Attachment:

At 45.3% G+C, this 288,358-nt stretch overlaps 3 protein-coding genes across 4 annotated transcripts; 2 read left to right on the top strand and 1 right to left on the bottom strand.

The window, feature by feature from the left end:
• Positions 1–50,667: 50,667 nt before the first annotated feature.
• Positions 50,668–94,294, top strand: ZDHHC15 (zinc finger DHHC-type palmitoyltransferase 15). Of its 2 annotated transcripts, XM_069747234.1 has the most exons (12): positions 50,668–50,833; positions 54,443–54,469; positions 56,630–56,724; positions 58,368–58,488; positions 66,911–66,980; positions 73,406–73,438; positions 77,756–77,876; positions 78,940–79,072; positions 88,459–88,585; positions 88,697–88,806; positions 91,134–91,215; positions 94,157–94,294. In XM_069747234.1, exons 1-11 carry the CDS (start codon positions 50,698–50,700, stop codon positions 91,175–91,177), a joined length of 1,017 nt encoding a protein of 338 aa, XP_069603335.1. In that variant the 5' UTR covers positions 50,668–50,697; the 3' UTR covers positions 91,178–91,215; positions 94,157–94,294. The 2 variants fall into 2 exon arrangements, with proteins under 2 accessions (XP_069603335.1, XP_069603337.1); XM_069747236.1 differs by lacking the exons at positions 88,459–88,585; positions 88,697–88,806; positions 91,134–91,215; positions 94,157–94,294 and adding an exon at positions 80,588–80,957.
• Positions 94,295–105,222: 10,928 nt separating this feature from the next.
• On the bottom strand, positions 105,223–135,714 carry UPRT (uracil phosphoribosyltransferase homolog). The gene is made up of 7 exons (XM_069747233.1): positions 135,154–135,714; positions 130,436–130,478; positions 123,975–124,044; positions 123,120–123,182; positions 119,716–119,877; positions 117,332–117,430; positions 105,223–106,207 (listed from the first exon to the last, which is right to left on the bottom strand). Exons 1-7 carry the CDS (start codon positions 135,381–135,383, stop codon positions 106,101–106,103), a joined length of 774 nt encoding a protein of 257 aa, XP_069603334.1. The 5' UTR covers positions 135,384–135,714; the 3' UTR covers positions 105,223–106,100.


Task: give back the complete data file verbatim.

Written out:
At 45.3% G+C, this 288,358-nt stretch overlaps 3 protein-coding genes across 4 annotated transcripts; 2 read left to right on the top strand and 1 right to left on the bottom strand.

The window, feature by feature from the left end:
• Positions 1–50,667: 50,667 nt before the first annotated feature.
• Positions 50,668–94,294, top strand: ZDHHC15 (zinc finger DHHC-type palmitoyltransferase 15). Of its 2 annotated transcripts, XM_069747234.1 has the most exons (12): positions 50,668–50,833; positions 54,443–54,469; positions 56,630–56,724; positions 58,368–58,488; positions 66,911–66,980; positions 73,406–73,438; positions 77,756–77,876; positions 78,940–79,072; positions 88,459–88,585; positions 88,697–88,806; positions 91,134–91,215; positions 94,157–94,294. In XM_069747234.1, exons 1-11 carry the CDS (start codon positions 50,698–50,700, stop codon positions 91,175–91,177), a joined length of 1,017 nt encoding a protein of 338 aa, XP_069603335.1. In that variant the 5' UTR covers positions 50,668–50,697; the 3' UTR covers positions 91,178–91,215; positions 94,157–94,294. The 2 variants fall into 2 exon arrangements, with proteins under 2 accessions (XP_069603335.1, XP_069603337.1); XM_069747236.1 differs by lacking the exons at positions 88,459–88,585; positions 88,697–88,806; positions 91,134–91,215; positions 94,157–94,294 and adding an exon at positions 80,588–80,957.
• Positions 94,295–105,222: 10,928 nt separating this feature from the next.
• On the bottom strand, positions 105,223–135,714 carry UPRT (uracil phosphoribosyltransferase homolog). The gene is made up of 7 exons (XM_069747233.1): positions 135,154–135,714; positions 130,436–130,478; positions 123,975–124,044; positions 123,120–123,182; positions 119,716–119,877; positions 117,332–117,430; positions 105,223–106,207 (listed from the first exon to the last, which is right to left on the bottom strand). Exons 1-7 carry the CDS (start codon positions 135,381–135,383, stop codon positions 106,101–106,103), a joined length of 774 nt encoding a protein of 257 aa, XP_069603334.1. The 5' UTR covers positions 135,384–135,714; the 3' UTR covers positions 105,223–106,100.